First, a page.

The natural world is in a critical condition. Let's put it into recovery.

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We love the classic children's novel 'The Wind in the Willows'. But when we re-imagined the tale for the 21st century, narrated by Sir David Attenborough, it was clear that it's not a happy story. 

What's the solution? 

We believe a Nature Recovery Network, set  in law, could halt the devastating decline in wild places and healthy wildlife populations happening today.  

There are various laws to protect nature (although they have not always been effective) but we do not have laws to support putting nature back.  We want a Nature Recovery Network (NRN) set in law that will map the places where wildlife currently thrives and highlight the spaces where more habitat could be created, to connect these in a network that extends across landscapes, joining with others to form a national network through which wildife can be restored. 

We want to see a Nature Recovery Network established through the Westminster Environment Bill, through Area Statements and in the Sustainable Land Management Bill in Wales, in a new Northern Ireland Environment Strategy, and in Scotland we need a National Ecological Network. 

You can help! 

Let's give wild spaces and wildlife across the UK the "happy ever after" they deserve... 

Use the simple form to show your support for new laws to help ensure nature's recovery.  To find out more about how a NRN will work and why this is important, click in the box below. 

Why is this important? > read more

Our aim is to put space for nature at the heart of our farming and planning systems; to bring nature into the places where most people live their daily lives. Read more about our ambition and you can download the full report  'Towards a Wilder Britain'

Wildlife ought to be everywhere, not just in a few protected areas. That’s why we work together to re-build our life support system: a Nature Recovery Network.  
This is a joined-up network of habitats that provide enough space for wildlife to recover and for people to thrive. It maps out at a local and national level the places where wildlife lives now and the places where wildlife ought to be. At the same time this will help to target investment and identify where regulations need to be better enforced. A NRN will also help meet targets for environmental improvement and nature’s recovery, and boost integration between national and local land-based regulation, spending, investment and action in turn ensuring better value for public money.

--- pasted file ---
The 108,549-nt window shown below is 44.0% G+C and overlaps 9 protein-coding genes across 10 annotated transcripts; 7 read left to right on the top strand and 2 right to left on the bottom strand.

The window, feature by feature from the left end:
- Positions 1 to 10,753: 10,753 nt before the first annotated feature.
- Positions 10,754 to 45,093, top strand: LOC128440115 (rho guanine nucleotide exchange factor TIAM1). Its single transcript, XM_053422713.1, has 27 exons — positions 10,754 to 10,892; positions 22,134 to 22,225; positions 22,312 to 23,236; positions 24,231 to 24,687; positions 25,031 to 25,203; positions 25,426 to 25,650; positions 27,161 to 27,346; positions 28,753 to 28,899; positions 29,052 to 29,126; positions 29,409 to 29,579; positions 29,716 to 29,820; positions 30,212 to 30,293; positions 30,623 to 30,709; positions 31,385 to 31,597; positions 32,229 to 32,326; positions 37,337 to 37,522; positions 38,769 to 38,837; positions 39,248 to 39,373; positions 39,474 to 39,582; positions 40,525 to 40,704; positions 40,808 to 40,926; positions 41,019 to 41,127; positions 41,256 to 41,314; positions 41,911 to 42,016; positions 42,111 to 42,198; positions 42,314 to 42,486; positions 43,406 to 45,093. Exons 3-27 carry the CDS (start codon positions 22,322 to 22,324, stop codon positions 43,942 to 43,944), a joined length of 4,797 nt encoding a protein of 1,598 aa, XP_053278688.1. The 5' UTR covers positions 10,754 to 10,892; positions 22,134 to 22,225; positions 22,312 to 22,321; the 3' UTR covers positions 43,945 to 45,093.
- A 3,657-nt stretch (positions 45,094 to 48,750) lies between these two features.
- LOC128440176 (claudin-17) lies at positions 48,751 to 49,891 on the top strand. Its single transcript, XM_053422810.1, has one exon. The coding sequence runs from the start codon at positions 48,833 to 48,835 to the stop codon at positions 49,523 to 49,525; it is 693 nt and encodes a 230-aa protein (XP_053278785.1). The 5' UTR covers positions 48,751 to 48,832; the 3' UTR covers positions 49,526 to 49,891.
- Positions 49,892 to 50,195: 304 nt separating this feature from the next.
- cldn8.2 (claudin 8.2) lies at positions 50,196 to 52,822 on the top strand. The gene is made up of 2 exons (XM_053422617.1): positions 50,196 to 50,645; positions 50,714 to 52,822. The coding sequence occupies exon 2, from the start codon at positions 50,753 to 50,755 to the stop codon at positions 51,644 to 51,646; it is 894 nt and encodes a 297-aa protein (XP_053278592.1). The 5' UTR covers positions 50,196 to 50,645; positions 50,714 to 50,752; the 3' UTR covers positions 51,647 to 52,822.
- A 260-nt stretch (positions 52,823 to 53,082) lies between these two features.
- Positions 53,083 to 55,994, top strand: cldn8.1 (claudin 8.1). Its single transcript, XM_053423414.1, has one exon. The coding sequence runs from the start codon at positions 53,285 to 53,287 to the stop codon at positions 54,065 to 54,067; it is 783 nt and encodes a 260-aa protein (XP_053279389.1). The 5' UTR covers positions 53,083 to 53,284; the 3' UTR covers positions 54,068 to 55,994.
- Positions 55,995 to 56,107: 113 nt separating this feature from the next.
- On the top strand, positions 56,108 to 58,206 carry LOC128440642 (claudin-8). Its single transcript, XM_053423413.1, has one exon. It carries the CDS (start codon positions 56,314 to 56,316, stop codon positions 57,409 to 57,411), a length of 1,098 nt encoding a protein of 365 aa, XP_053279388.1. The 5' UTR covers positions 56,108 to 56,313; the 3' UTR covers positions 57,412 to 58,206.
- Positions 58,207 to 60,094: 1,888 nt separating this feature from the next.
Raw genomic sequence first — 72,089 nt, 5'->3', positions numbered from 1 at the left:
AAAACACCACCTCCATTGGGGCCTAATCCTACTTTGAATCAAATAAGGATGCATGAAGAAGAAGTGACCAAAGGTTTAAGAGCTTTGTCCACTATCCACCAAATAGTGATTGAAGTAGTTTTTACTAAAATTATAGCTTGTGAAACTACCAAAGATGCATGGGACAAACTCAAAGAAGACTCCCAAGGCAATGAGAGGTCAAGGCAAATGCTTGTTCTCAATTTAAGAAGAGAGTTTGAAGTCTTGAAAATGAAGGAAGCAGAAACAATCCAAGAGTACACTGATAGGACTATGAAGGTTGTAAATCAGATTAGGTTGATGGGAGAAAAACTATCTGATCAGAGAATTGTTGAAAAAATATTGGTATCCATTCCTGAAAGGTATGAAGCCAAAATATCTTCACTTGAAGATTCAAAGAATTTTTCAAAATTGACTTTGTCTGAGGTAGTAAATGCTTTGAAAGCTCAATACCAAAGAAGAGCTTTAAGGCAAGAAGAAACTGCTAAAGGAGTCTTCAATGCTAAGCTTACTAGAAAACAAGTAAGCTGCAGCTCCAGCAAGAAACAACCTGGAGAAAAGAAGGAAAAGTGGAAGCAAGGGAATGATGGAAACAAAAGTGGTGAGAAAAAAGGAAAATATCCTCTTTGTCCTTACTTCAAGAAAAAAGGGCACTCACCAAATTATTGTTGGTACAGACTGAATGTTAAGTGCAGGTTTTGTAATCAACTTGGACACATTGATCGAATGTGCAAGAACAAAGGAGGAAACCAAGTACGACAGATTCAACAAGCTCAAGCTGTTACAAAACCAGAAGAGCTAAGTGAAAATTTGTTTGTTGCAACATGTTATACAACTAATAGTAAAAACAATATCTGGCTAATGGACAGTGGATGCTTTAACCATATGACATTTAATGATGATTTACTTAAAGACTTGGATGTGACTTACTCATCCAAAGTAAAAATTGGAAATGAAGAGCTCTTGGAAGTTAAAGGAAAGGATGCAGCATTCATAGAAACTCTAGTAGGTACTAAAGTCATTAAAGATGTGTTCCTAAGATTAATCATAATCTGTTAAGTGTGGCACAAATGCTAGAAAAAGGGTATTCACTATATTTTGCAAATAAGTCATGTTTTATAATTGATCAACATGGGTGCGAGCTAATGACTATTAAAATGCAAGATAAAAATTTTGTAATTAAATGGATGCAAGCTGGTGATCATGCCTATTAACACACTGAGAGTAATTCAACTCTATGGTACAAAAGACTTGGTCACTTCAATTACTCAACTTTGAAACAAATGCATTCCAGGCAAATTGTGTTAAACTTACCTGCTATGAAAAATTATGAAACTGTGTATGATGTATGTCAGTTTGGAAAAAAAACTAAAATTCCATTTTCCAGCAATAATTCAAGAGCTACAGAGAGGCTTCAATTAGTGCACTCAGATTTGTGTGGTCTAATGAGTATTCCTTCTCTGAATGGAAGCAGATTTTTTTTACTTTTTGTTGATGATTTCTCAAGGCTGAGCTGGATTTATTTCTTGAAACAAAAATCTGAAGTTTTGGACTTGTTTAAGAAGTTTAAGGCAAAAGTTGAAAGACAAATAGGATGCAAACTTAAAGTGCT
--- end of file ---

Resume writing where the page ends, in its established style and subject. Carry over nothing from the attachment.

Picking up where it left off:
Who can make a NRN happen? 

  • Farmers, foresters and other land managers can provide more space for nature if the government focuses public payments in the right places, and ensures good regulation and sensible standards.

  • Developers and investors can make the best decisions for their business and wildlife if they know where development is best located and how best to build and invest for wildlife.

  • Public bodies (not least local government) are important convenors. They can help to ensure that decisions affecting nature are better integrated across government to maximise benefits to people and wildlife.

  • Regulators will regulate most effectively if they have a shared plan so they can see how their different areas of responsibility interact in practice, and how they can contribute most effectively to nature’s recovery on the ground.

  • All of us can help by taking action for, and providing space for, wildlife where we live and work. On their own our actions can feel isolated or small, but linked together every garden, window box, field margin, street tree and riverbank makes a difference.

A Nature Recovery Network can only work if it is spatially planned; evidence-based; locally developed and nationally connected; statutory; our collective responsibility. To create an effective, sustainable NRN we need the laws, the tools and the people to do it.

Show your support for nature's recovery

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Nature scene in silhouette